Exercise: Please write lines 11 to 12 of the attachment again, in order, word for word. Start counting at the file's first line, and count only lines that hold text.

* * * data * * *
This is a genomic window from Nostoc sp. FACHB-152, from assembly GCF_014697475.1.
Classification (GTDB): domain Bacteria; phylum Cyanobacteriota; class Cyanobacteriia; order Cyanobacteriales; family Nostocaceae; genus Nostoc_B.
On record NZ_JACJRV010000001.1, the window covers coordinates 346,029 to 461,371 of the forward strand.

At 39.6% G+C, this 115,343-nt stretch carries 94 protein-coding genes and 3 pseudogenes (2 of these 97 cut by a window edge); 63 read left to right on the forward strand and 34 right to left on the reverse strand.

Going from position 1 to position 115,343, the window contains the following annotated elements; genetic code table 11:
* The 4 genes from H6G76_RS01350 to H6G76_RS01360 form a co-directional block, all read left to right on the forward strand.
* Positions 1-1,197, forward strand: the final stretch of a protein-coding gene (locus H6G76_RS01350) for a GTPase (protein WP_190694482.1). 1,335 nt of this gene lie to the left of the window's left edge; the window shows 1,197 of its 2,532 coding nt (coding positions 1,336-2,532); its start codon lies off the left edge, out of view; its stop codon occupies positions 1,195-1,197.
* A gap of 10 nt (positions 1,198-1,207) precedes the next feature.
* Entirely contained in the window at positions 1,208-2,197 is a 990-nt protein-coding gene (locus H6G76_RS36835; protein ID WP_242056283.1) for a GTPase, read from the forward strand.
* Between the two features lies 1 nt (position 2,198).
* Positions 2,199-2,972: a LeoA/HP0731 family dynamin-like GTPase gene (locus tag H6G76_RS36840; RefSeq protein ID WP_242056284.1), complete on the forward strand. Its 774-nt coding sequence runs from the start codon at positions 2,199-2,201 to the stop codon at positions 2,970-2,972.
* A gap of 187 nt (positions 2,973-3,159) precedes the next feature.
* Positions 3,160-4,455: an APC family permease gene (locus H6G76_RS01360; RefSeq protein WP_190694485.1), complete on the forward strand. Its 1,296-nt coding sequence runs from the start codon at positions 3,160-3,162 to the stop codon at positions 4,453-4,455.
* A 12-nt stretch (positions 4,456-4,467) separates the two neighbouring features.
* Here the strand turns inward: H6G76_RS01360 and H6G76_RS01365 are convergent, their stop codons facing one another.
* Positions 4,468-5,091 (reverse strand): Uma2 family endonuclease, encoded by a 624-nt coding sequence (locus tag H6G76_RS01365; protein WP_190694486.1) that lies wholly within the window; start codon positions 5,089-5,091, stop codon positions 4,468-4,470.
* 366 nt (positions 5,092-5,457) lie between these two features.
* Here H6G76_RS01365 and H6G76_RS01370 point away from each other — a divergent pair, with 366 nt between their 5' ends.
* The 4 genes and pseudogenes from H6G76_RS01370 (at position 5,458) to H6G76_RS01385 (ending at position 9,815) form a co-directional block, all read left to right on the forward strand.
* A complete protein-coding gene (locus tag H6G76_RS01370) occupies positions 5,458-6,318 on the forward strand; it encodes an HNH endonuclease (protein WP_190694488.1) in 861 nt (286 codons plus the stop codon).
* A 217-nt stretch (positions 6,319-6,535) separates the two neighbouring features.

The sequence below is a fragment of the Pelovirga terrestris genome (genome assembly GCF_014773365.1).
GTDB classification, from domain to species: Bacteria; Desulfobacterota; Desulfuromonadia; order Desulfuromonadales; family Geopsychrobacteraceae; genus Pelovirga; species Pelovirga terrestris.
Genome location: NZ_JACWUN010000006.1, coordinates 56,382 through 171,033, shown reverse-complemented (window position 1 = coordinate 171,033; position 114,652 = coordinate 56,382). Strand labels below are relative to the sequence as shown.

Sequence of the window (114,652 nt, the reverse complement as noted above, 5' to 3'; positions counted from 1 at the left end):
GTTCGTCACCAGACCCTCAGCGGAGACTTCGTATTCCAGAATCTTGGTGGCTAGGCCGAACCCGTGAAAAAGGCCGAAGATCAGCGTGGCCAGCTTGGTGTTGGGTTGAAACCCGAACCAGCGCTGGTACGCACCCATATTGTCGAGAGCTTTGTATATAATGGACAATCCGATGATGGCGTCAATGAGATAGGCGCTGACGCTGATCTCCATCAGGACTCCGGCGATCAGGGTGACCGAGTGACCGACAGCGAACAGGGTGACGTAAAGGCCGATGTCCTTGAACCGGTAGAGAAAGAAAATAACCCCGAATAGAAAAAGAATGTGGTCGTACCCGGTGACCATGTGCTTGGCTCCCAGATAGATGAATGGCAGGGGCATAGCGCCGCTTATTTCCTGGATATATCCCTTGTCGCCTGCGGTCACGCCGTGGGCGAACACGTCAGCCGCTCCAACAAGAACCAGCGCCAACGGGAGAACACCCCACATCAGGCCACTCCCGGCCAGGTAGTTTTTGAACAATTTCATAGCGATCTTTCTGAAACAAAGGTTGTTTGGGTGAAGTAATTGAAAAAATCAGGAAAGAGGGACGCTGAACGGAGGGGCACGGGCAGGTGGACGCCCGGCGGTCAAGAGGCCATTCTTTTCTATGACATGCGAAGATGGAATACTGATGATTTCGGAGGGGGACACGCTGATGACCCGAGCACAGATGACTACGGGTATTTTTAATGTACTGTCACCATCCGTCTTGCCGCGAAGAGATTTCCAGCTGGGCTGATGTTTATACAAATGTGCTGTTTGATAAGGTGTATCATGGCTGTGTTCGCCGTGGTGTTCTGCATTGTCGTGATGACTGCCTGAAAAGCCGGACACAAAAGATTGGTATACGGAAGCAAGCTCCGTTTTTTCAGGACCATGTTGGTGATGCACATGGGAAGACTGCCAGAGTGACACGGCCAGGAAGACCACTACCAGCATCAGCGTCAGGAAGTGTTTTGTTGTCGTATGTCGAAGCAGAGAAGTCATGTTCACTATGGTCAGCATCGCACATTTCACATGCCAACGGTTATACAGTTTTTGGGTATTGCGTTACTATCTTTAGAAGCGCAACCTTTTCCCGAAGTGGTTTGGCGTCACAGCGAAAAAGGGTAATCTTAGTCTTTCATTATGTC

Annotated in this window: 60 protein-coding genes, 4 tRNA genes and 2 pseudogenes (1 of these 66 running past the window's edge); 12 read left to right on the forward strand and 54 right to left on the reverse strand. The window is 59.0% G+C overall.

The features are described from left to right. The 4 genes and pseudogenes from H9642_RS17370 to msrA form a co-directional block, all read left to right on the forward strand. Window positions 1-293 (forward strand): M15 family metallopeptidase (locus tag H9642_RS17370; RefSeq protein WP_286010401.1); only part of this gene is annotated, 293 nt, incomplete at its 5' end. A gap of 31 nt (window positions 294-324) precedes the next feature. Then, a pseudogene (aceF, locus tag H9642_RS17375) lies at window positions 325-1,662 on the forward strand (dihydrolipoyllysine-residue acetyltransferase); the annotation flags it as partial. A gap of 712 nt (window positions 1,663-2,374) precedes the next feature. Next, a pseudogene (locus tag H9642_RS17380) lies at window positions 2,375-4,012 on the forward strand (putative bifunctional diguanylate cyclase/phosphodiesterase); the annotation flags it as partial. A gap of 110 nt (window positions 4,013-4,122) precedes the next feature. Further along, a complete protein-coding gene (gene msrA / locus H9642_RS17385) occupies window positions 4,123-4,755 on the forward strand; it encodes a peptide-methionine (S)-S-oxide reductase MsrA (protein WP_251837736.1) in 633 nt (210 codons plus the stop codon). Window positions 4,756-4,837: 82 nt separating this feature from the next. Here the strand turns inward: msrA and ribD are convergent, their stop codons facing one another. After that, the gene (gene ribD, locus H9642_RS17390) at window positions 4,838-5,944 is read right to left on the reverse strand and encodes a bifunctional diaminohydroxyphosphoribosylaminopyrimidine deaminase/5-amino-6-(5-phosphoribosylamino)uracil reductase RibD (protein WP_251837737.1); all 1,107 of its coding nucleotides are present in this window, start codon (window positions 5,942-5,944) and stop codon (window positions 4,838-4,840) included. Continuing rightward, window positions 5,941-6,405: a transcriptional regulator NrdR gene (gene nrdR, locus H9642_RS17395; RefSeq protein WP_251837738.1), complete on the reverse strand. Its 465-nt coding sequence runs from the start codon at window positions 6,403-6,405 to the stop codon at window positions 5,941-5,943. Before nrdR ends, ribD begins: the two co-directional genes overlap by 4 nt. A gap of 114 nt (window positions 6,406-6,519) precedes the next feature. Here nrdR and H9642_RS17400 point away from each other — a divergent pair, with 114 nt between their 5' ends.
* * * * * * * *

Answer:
* Positions 2,199-2,972: a LeoA/HP0731 family dynamin-like GTPase gene (locus tag H6G76_RS36840; RefSeq protein ID WP_242056284.1), complete on the forward strand. Its 774-nt coding sequence runs from the start codon at positions 2,199-2,201 to the stop codon at positions 2,970-2,972.
* A gap of 187 nt (positions 2,973-3,159) precedes the next feature.